Macron claims Brexit is 'child' of 'lies and false promises'
Jean-Michel Macron’s relationship with his son is understood to have become strained in recent years with the 70-year-old apparently dismayed by the French President’s portrayal of his maternal grandma Germaine Noguès as the central figure in his childhood.
Emmanuel is capable of drawing from everyone who might be of service to him
He said he was annoyed by the “hold” his mother-in-law has on his son and often urged the “woman of character” to “let Emmanuel breathe”.
Mr Macron Snr, a doctor from the northern French town of Amiens, told Le Monde his son was “a self-serving politician not excessively endowed with sincerity or generosity”.
He said he detested the “narcissism” of the current era and added: “Emmanuel is a great actor, a seducer. That is useful in politics.
“Emmanuel is capable of drawing from everyone who might be of service to him.”
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He said he was appalled by his son’s habit of allowing glossy magazines to photograph him and to report on his private life, but added: “That’s Emmanuel’s problem.”
He revealed there were tensions over his son’s initial relationship with his wife Brigitte, who is 24 years older than the 43-year-old president.
He said it “seemed premature to me, given his age” and hoped over time his son would “move on”.
The French president’s friend Marc Ferracci, an economist who was best man at his wedding, said Mr Macron’s father was happy when he swept to power in 2017 “in the manner of Napoléon Bonaparte”.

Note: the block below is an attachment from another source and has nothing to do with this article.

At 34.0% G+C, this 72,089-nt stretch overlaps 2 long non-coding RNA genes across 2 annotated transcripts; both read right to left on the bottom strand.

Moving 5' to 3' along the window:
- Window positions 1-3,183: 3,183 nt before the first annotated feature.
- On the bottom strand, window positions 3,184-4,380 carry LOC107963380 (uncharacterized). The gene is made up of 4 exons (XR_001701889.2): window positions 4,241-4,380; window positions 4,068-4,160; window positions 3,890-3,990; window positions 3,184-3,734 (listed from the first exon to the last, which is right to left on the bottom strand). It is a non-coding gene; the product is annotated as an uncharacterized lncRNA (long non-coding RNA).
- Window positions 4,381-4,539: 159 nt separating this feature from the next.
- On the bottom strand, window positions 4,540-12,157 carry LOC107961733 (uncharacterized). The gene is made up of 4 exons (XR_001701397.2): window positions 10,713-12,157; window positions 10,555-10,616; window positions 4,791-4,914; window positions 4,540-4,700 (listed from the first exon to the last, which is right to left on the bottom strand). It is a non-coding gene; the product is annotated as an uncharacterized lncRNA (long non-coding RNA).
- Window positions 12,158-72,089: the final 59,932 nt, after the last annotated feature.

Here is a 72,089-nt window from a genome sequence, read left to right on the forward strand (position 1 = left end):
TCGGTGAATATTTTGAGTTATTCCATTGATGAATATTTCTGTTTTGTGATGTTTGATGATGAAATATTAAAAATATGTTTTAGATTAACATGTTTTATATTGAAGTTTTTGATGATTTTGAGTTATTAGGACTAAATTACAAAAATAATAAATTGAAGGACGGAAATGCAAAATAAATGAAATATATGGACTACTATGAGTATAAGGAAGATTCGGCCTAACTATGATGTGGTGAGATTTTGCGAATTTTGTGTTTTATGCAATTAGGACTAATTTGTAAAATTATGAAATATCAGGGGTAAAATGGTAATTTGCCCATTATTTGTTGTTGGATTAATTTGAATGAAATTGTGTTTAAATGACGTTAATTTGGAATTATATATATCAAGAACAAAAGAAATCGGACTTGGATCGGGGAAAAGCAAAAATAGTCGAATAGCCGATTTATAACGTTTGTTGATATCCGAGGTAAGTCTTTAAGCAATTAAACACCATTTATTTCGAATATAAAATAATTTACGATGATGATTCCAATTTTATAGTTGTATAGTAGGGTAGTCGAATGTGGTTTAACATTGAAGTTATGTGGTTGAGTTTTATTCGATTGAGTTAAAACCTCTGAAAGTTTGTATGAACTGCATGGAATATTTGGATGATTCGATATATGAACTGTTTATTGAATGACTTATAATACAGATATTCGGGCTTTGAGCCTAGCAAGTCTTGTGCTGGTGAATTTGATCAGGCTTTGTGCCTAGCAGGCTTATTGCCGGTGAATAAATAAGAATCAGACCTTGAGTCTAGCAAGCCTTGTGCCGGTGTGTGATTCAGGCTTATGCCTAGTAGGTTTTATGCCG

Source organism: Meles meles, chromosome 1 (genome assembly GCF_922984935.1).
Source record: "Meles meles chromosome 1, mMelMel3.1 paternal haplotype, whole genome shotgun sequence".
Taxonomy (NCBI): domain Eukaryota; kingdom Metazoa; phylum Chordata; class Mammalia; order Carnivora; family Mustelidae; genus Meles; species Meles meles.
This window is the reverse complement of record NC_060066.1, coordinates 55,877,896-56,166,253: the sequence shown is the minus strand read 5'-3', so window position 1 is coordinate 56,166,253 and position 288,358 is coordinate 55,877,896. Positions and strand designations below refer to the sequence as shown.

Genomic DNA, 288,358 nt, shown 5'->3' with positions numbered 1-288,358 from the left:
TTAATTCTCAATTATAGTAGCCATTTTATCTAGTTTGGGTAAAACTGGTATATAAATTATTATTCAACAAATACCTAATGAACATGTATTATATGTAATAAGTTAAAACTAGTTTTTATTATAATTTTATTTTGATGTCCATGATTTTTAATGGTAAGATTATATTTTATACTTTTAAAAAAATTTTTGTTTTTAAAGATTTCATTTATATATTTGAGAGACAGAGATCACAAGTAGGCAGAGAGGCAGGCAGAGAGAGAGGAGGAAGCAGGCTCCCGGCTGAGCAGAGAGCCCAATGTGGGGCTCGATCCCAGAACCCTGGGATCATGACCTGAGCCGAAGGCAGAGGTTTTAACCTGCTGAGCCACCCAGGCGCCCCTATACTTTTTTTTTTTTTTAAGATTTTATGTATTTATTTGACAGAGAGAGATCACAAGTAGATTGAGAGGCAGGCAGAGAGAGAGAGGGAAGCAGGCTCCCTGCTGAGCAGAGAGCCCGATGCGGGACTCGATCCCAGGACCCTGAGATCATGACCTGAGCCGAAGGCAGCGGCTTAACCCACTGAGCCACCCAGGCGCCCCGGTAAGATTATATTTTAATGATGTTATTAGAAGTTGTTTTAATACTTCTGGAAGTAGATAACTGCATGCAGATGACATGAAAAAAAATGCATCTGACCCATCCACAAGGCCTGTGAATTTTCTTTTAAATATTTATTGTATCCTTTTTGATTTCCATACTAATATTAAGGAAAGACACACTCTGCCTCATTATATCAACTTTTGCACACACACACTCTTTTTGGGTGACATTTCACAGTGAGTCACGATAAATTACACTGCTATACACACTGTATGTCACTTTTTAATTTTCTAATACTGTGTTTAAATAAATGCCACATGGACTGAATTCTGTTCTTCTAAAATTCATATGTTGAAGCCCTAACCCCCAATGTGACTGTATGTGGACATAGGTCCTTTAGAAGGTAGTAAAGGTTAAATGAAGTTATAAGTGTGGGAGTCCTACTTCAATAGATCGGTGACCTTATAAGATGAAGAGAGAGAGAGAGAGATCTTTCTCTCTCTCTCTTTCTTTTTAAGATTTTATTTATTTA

But he acknowledged: “The bonds seem to have weakened.”
The extraordinary comments came as Mr Macron’s popularity showed signs of improving across France despite the country’s economy shrinking by 9.5 per cent this year and the country registering 64,381 covid-related deaths.
According to analysis of seven different polling institutes by the Journal du Dimanche found the president’s popularity had risen by seven points in 2020.
His average approval rating was 32.1 per cent at the start of the year and 39.4 per cent at the end.
Journal du Dimanche suggested the increase was more down to a sense of national unity during spring and autumn lockdowns than Mr Macron’s handling of the pandemic.
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The president has pledged that everyone in France should be able to get a covid-19 vaccine if they want it, amid criticism over the slowness of the vaccination program.
In a televised New Year’s Eve address to the nation he said: “The hope is there, in the vaccine that the human genius has made possible in one year only.
“I will not let an unjustified slowness take hold.
“Every French person who wishes it should be able to get vaccinated.”
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